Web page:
Nothing Is Worth Dying For

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Name one dictator or corrupt politician in world history who ever told his subjects that they shouldn't be willing to die for anything. Name one abusive family member or aggressive relationship partner who told his 'loved ones' that they shouldn't be willing to die for him. I doubt you'll find any.

Everywhere you look in both ancient and modern culture, a pervasive and widespread popular belief dominates the land. It is the notion that certain things in life are worth dying for. Just listen to, watch, or read any music, movies, or books. Catch a simple glimpse of what the churches, news media, and politicians are cranking out. Just look briefly, and you'll excessively encounter 'the virtue of the ultimate sacrifice' no matter where you go. You'll keep hearing and tearing about it 'til the cows come home.

But is it really a good idea? Is dying for something all that it's hyped up to be? And do any better alternatives exist?

For starters, dying for something is hugely a lose-lose scenario: both for yourself and others. As former Libertarian Presidential candidate Harry Browne said in an article, 'When you sacrifice your life, you give up everything. The world has ended. What you were no longer exists. No more life, no more love, no more music, no more sports, no more breathing, no more interest in anything . . . . You are no more.'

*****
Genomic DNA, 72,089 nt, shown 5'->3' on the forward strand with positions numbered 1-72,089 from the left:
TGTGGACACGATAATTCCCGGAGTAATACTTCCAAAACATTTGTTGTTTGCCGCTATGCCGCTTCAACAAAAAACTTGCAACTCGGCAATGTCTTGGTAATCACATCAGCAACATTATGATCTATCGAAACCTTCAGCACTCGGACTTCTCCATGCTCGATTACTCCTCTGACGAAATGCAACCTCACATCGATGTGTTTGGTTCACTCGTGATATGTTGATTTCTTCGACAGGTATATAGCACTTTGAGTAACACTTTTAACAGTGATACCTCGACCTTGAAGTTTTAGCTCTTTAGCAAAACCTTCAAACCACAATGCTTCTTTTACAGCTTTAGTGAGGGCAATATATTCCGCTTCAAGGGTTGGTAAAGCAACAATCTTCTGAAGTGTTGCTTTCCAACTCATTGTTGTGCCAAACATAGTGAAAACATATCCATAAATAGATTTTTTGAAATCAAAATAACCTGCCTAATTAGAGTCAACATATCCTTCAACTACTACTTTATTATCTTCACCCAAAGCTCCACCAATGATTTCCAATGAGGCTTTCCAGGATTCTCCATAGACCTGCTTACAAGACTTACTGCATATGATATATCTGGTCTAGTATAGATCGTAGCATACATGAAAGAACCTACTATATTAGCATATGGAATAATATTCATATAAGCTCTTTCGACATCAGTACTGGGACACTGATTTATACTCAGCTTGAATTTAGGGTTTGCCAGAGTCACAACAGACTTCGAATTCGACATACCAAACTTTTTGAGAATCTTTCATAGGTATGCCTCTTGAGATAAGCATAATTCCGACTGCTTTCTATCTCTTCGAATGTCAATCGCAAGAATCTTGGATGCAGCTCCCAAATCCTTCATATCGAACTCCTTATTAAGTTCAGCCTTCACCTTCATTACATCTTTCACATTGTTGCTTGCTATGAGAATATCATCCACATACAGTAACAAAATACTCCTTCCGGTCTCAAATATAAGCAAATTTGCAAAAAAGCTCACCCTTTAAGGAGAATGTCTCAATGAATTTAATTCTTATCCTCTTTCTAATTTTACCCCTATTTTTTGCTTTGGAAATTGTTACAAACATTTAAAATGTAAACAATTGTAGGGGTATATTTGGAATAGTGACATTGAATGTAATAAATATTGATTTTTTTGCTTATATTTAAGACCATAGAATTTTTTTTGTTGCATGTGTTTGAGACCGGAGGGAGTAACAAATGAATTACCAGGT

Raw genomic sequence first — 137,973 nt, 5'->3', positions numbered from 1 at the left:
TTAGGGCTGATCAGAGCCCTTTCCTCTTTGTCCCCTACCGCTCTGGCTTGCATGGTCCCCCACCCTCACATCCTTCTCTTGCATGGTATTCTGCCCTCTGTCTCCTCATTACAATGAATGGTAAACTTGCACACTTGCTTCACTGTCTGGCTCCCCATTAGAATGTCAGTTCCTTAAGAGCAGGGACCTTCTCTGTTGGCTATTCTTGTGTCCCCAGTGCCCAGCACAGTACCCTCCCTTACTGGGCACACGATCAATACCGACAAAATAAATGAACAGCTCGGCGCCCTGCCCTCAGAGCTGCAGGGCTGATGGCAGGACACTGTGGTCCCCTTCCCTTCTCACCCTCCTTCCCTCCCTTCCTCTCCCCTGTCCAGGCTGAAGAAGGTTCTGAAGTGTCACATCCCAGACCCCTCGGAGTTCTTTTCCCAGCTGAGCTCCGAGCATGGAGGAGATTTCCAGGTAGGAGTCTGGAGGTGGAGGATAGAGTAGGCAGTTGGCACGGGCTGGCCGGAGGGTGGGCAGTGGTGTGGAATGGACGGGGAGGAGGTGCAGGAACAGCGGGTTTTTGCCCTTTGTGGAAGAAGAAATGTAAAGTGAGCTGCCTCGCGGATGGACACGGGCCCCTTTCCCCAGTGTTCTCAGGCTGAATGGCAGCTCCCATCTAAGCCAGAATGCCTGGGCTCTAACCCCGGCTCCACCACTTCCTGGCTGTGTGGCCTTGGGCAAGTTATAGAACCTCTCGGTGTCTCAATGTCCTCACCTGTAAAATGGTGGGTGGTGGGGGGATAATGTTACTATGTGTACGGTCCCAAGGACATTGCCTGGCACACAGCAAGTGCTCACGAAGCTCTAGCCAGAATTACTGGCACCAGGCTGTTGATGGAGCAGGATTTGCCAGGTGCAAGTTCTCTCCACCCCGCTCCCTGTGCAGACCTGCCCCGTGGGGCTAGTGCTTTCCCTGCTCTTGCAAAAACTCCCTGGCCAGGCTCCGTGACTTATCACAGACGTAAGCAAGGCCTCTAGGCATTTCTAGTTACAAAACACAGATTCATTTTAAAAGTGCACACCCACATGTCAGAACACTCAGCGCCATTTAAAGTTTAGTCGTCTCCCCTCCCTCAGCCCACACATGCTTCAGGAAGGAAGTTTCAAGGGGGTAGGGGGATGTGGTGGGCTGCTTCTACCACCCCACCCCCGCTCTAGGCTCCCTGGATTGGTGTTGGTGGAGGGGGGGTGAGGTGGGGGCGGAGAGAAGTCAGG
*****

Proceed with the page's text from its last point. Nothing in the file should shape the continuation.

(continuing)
What sense does it make to die for something if you won't be alive to experience what you're dying for?

And for those who survive, they will no longer come into contact with your warmth, your beauty, your pleasant conversation, or your talents and hard work (in person). No one can joyously share their ideas or their passions with you in order to make their lives better, because you are gone forever.

What if Andrew Carnegie, Bill Gates, or Mother Teresa had decided to die for something when they were young? How much less of a better place would the world be today?

Clearly, if you want to improve the 'hive,' then your first order of business should be to stay alive. There is something about being six feet under that seems to make it just a tad bit difficult to enjoy life and be productive.

'But what about taking chances to save someone's life?' some might ask. 'How does this play into the equation?'

In this situation, if no emergency help were available, then the best course of action would be to assess the level of risk involved. If the danger factor of you getting killed were low (or within reasonable limits), then attempting to save this person would be a smart move. But if the threat to you were high or unknown, you should put your own safety first. How can you be totally sure that your high-risk rescue attempt will be successful, even if you die? What would you be dying for, then? Remember, both of you could wind up dead if you don't use your head. Even firefighters and rescue workers will refuse a procedure if it poses excessive risks to them.

'But what about all those wars fought throughout American history?' others will inquire. 'Didn't all those soldiers die to establish and preserve our freedom?'